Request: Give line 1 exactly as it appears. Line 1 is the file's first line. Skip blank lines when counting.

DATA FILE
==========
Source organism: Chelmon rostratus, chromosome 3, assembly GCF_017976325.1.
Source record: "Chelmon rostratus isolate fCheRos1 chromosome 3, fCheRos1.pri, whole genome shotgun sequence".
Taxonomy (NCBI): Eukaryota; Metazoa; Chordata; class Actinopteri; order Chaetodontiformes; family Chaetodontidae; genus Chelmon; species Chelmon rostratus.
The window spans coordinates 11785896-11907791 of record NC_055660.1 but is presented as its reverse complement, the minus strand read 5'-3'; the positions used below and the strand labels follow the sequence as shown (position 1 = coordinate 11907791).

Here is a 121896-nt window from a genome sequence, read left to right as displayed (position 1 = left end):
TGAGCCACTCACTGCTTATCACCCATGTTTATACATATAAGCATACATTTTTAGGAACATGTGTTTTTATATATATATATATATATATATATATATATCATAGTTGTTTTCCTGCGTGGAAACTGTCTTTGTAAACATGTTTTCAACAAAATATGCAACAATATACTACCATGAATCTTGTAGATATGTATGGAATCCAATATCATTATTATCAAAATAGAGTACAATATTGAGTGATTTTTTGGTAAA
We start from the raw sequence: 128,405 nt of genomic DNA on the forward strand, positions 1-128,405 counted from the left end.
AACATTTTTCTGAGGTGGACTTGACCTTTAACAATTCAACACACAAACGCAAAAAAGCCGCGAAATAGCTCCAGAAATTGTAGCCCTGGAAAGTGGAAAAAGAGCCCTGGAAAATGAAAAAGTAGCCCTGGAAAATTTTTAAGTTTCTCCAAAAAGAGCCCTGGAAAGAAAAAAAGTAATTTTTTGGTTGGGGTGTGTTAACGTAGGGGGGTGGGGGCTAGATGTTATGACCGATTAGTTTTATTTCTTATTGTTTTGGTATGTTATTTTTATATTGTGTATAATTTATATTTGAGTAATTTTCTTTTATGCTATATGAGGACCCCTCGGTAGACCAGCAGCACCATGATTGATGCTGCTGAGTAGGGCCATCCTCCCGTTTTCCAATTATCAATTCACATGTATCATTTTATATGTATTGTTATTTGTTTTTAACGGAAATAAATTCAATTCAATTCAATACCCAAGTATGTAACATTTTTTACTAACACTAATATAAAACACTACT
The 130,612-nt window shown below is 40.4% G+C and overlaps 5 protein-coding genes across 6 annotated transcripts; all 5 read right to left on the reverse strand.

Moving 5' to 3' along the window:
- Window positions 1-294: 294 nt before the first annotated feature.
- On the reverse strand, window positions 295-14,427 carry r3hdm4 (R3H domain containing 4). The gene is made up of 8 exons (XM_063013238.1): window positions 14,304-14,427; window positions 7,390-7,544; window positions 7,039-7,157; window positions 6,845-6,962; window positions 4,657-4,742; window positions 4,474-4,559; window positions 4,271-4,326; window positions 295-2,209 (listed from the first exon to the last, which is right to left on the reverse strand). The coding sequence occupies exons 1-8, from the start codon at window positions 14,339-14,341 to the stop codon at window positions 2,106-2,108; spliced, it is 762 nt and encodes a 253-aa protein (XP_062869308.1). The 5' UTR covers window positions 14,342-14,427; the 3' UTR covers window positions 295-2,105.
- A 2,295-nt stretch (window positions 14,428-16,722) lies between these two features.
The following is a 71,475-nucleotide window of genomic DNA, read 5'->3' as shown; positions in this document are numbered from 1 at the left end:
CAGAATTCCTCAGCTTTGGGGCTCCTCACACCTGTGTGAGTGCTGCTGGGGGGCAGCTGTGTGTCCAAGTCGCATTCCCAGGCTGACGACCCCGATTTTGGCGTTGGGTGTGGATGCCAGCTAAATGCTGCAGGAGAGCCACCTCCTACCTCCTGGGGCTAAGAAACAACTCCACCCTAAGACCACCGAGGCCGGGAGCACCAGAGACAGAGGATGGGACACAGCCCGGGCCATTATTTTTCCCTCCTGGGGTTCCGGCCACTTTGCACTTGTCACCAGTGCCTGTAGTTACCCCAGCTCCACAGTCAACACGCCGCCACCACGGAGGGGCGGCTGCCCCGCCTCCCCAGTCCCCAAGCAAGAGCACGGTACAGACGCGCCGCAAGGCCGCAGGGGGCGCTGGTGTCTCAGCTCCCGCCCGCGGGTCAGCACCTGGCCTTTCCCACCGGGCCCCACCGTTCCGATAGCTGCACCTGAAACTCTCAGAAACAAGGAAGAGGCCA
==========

Source organism: Chelmon rostratus, chromosome 3, assembly GCF_017976325.1.